The overall goals of this proposal are to advance a therapeutic intervention for preclinical or mild forms of IPF by targeting the glycoprotein MUC5B with a novel mucolytic agent and to develop a biomarker profile relevant to the detection of preclinical/mild IPF. This approach is based on the following rationale. First, MUC5B is a validated target in IPF. The MUC5B promoter SNP rs35705950 has been validated as a risk variant for IPF in six independent studies, is the strongest known risk factor for the development of both familial and sporadic forms of IPF (odds ratio H 6-8 per allele), and represents a risk variant observed in at least half of the cases of either familial or sporadic IPF. Second, MUC5B appears to be involved in the pathogenesis of IPF. The MUC5B promoter SNP is associated with enhanced MUC5B expression in both unaffected subjects and patients with IPF, IPF patients have significantly more MUC5B gene expression than unaffected subjects, MUC5B message and protein are expressed in the pathologic lesions of IPF, and we have recently found that Muc5b deficient mice are resistant to both bleomycin and asbestos models of fibroproliferation. Third, our results suggest that excess mucus appears to be pathogenic in the preclinical/mild stages of IPF. While the MUC5B promoter SNP is the strongest known risk factor for IPF, we have shown that the MUC5B promoter SNP may identify preclinical/mild stages of interstitial lung disease, providing further evidence that excess mucus appears to be relevant in the preclinical/mild stages of disease. Based on these observations, we speculate that the MUC5B promoter SNP places individuals at risk of developing IPF via chronic mucus hypersecretion and accumulation in the peripheral airspace that impairs mucociliary transport, results in mucus adhesion in the bronchoalveolar region, and consequently induces and potentiates chronic inflammation and injury. We further postulate that terminal bronchiolar and possibly alveolar epithelial inflammation/injury as well as subsequent fibroproliferation induced by MUC5B can be overcome, in part, by reducing agents such as inhaled, long-acting mucolytics, particularly in the preclinical/mild stages of disease. Thus, we hypothesize that an inhaled mucolytic agent will prove effective in delaying the onset and progression of preclinical/mild IPF. Milestones: Following the UH2 phase, we will select one long-acting, inhaled mucolytic agent that: 1) decreases lung mucus; 2) reduces fibroproliferative lung disease in mice; and 3) has an acceptable TI. A secondary milestone includes the development of biomarkers that identify individuals with preclinical/mild IPF. Following the UH3 phase, we will be fully prepared to submit an IND-application to the FDA. This will require that we: 1) manufacture and scale up production of the long-acting inhaled mucolytic agent; 2) complete toxicology studies in rats and dogs; 3) determine validity of peripheral blood biomarkers for preclinical/mild IPF; and 4) develop a clinical formulation/dosing strategy for controls and patients with IPF.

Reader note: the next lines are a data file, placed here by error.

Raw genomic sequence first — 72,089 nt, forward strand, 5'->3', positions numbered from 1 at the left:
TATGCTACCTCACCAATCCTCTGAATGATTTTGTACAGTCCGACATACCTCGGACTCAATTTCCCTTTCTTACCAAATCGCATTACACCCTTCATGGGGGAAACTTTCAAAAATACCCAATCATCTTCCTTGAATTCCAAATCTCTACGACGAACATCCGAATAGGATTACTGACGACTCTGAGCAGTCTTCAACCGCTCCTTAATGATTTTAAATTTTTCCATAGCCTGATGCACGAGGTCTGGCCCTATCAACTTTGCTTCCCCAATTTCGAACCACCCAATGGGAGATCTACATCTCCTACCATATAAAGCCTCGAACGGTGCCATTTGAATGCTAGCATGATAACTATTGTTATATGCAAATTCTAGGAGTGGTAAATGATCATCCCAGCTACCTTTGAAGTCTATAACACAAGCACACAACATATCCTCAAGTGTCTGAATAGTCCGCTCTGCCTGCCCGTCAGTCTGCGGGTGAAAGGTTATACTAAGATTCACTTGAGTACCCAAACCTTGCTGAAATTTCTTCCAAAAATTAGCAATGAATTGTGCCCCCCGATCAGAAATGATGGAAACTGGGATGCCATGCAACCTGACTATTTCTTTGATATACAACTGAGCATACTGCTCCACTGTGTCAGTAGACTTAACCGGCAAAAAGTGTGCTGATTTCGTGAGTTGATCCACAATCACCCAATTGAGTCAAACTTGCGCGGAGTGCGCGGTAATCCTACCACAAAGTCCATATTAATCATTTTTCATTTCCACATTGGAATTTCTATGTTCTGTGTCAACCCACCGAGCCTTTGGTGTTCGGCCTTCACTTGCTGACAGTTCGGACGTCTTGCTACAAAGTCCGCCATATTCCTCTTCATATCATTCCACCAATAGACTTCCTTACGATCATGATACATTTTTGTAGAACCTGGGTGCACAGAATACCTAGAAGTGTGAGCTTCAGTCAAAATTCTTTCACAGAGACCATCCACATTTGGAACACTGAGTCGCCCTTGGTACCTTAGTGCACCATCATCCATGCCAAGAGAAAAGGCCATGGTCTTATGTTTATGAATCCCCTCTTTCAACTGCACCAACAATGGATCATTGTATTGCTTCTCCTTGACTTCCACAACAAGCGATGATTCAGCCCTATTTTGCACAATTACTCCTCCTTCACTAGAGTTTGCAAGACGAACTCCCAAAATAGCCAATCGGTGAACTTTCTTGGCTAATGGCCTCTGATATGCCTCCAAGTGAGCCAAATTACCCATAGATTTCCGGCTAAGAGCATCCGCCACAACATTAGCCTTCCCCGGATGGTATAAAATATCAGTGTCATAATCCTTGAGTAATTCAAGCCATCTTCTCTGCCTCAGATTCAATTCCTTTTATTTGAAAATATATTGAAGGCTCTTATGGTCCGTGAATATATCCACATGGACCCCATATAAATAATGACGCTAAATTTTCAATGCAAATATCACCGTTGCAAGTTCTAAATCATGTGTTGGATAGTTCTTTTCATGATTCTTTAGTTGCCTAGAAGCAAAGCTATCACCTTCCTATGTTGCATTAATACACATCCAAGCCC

Our recent discovery that MUC5B is a highly significant and common genetic risk factor for established IPF and early interstitial lung disease suggests that the MUC5B variant has the potential to detect preclinical or mild disease. Furthermore, our colleagues at Parion Sciences have developed novel soluble mucolytic agents that reduce MUC5B polymers with high potency and efficacy, and are well-suited as inhaled therapies. The studies we propose have the potential to improve the preclinical diagnosis and treatment of pulmonary fibrosis, and thus could have a highly significant overall impact on what is now essentially an incurable disease.